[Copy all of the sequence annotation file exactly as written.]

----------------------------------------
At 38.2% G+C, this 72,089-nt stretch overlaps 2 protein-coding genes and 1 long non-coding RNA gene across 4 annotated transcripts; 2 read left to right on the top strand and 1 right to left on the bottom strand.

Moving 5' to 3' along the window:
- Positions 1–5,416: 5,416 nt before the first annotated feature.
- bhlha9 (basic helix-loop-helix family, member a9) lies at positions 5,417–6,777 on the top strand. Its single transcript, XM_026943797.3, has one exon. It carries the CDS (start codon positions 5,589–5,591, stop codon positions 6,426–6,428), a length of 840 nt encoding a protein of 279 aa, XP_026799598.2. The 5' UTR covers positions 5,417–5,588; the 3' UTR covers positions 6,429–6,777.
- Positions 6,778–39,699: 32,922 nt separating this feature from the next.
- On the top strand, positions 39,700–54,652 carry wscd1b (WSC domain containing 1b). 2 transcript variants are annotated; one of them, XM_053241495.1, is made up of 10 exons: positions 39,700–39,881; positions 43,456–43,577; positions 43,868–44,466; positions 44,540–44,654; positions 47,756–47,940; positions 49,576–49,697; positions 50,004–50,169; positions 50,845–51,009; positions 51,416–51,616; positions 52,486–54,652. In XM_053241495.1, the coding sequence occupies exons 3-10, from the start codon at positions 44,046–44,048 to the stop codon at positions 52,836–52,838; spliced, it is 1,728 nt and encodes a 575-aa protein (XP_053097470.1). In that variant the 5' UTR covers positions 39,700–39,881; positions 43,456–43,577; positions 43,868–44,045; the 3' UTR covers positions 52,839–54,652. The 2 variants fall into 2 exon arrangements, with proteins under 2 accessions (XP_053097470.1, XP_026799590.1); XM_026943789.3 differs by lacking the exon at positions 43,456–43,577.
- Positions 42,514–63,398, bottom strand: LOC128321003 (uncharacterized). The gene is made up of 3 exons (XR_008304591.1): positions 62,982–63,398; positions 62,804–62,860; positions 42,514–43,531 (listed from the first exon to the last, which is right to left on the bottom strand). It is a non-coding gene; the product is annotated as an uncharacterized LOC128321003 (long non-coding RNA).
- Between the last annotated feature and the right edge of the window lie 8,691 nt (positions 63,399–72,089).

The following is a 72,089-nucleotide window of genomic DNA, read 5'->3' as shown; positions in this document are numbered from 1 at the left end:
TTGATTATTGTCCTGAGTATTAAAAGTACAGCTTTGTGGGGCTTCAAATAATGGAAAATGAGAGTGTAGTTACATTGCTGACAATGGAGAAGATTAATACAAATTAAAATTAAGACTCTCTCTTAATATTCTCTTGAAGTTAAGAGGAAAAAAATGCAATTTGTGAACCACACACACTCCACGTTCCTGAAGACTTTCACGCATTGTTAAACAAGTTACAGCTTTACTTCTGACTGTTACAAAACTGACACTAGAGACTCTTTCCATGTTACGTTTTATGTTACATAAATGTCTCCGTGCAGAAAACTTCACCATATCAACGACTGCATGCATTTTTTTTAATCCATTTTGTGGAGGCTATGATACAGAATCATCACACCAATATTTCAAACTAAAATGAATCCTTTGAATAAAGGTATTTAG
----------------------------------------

At 38.2% G+C, this 72,089-nt stretch overlaps 2 protein-coding genes and 1 long non-coding RNA gene across 4 annotated transcripts; 2 read left to right on the top strand and 1 right to left on the bottom strand.

Moving 5' to 3' along the window:
- Positions 1–5,416: 5,416 nt before the first annotated feature.
- bhlha9 (basic helix-loop-helix family, member a9) lies at positions 5,417–6,777 on the top strand. Its single transcript, XM_026943797.3, has one exon. It carries the CDS (start codon positions 5,589–5,591, stop codon positions 6,426–6,428), a length of 840 nt encoding a protein of 279 aa, XP_026799598.2. The 5' UTR covers positions 5,417–5,588; the 3' UTR covers positions 6,429–6,777.
- Positions 6,778–39,699: 32,922 nt separating this feature from the next.
- On the top strand, positions 39,700–54,652 carry wscd1b (WSC domain containing 1b). 2 transcript variants are annotated; one of them, XM_053241495.1, is made up of 10 exons: positions 39,700–39,881; positions 43,456–43,577; positions 43,868–44,466; positions 44,540–44,654; positions 47,756–47,940; positions 49,576–49,697; positions 50,004–50,169; positions 50,845–51,009; positions 51,416–51,616; positions 52,486–54,652. In XM_053241495.1, the coding sequence occupies exons 3-10, from the start codon at positions 44,046–44,048 to the stop codon at positions 52,836–52,838; spliced, it is 1,728 nt and encodes a 575-aa protein (XP_053097470.1). In that variant the 5' UTR covers positions 39,700–39,881; positions 43,456–43,577; positions 43,868–44,045; the 3' UTR covers positions 52,839–54,652. The 2 variants fall into 2 exon arrangements, with proteins under 2 accessions (XP_053097470.1, XP_026799590.1); XM_026943789.3 differs by lacking the exon at positions 43,456–43,577.
- Positions 42,514–63,398, bottom strand: LOC128321003 (uncharacterized). The gene is made up of 3 exons (XR_008304591.1): positions 62,982–63,398; positions 62,804–62,860; positions 42,514–43,531 (listed from the first exon to the last, which is right to left on the bottom strand). It is a non-coding gene; the product is annotated as an uncharacterized LOC128321003 (long non-coding RNA).
- Between the last annotated feature and the right edge of the window lie 8,691 nt (positions 63,399–72,089).

The following is a 72,089-nucleotide window of genomic DNA, read 5'->3' as shown; positions in this document are numbered from 1 at the left end:
TTGATTATTGTCCTGAGTATTAAAAGTACAGCTTTGTGGGGCTTCAAATAATGGAAAATGAGAGTGTAGTTACATTGCTGACAATGGAGAAGATTAATACAAATTAAAATTAAGACTCTCTCTTAATATTCTCTTGAAGTTAAGAGGAAAAAAATGCAATTTGTGAACCACACACACTCCACGTTCCTGAAGACTTTCACGCATTGTTAAACAAGTTACAGCTTTACTTCTGACTGTTACAAAACTGACACTAGAGACTCTTTCCATGTTACGTTTTATGTTACATAAATGTCTCCGTGCAGAAAACTTCACCATATCAACGACTGCATGCATTTTTTTTAATCCATTTTGTGGAGGCTATGATACAGAATCATCACACCAATATTTCAAACTAAAATGAATCCTTTGAATAAAGGTATTTAG